April 2011
Volume 52, Issue 14
ARVO Annual Meeting Abstract  |   April 2011
Warfarin in Vitreoretinal Surgery: A Systematic Review
Author Affiliations & Notes
  • Nathan Pezda
    Ophthalomology, Kresge Eye Institute, Grosse Pointe Woods, Michigan
  • Asheesh Tewari
    Ophthalmology, Kresge Eye Institute, Detroit, Michigan
  • Footnotes
    Commercial Relationships  Nathan Pezda, None; Asheesh Tewari, None
  • Footnotes
    Support  None
Investigative Ophthalmology & Visual Science April 2011, Vol.52, 6126. doi:
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      Nathan Pezda, Asheesh Tewari; Warfarin in Vitreoretinal Surgery: A Systematic Review. Invest. Ophthalmol. Vis. Sci. 2011;52(14):6126.

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      © ARVO (1962-2015); The Authors (2016-present)

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Purpose: : Systemic anticoagulation is common in the demographic of patients typically undergoing vitreoretinal surgery. Cessation of anticoagulation can place the patient at risk for life threatening conditions. However, continuation of anticoagulation may create hemorrhagic ocular complications. The objective of this study is to evaluate warfarin use during vitreoretinal surgery, perform evidence synthesis for complications related to its use, and make evidence based recommendations for its continuation or discontinuation prior to vitreoretinal surgery.

Methods: : A comprehensive systematic review of research literature on the use of warfarin during vitreoretinal surgery. A total of 86 patients (selected studies) receiving warfarin anticoagulation and vitreoretinal surgery, including vitrectomy and scleral buckle, were examined. Data reviewed included surgical procedure, international normalized ratio (INR) value at time of surgery, and any ocular complications attributable to anticoagulation. Data was compiled and appropriate statistical analysis was performed.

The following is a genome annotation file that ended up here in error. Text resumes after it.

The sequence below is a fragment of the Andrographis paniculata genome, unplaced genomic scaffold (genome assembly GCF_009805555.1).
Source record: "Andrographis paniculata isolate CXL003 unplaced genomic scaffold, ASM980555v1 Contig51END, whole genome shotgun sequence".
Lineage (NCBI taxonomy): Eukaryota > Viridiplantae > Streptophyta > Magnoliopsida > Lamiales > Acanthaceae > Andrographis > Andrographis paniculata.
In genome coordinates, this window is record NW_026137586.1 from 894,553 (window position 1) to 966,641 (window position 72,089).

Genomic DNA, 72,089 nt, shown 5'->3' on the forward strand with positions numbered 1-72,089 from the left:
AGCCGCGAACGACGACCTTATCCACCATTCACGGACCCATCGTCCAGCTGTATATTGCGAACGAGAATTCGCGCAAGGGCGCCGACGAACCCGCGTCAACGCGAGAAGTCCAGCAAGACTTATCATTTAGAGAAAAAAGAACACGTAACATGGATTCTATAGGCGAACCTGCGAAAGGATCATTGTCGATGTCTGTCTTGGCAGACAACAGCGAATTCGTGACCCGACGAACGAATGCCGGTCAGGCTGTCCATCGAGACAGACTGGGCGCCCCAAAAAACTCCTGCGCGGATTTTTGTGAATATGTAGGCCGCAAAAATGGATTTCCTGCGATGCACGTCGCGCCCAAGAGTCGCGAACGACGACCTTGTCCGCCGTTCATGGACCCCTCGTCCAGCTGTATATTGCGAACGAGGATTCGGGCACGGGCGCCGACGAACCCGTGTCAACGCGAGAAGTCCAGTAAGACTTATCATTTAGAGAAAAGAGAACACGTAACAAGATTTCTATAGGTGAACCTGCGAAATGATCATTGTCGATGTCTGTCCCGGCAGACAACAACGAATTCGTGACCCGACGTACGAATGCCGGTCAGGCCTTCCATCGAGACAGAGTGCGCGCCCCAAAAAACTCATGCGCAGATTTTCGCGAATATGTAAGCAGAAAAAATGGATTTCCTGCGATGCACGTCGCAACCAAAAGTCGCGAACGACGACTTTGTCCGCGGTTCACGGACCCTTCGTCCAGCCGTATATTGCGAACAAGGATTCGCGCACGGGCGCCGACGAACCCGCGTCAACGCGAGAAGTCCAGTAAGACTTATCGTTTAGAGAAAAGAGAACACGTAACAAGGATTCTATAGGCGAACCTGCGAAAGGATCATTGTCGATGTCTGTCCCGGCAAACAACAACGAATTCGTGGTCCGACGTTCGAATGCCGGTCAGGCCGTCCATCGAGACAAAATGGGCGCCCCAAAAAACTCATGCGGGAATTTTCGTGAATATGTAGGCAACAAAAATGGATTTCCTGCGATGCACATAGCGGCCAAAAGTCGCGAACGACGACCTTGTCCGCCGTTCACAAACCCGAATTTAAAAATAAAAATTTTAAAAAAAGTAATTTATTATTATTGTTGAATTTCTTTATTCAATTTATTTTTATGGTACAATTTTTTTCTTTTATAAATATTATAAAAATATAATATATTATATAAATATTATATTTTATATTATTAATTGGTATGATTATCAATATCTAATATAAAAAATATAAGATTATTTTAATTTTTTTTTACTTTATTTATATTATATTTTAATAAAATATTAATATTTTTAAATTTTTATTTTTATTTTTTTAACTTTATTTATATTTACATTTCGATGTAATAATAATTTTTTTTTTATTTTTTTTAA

Results: : Uncommmon complications included suprachoroidal hemorrhage, post-operative hemorrhage (hyphema, vitreous hemorrhage), and subretinal hemorrhage from external drainage of subretinal fluid. Suprachoroidal hemorrhage occurred in 5%, external drainage occurred in 1%. Patients with elevated INR levels at the time of surgery (above therapeutic levels) appeared to be at increased risk of complications.

Conclusions: : There does not appear to be strong evidence for discontinuing anticoagulation prior to vitreoretinal surgery. However, data found a trend of increased complications in patients who had higher than therapeutic levels of anticoagulation. Considering the increased number of surgeries being performed in non hospital based surgical centers, determination of INR levels may be appropriate prior to surgery.

Keywords: vitreoretinal surgery • retina • drug toxicity/drug effects 

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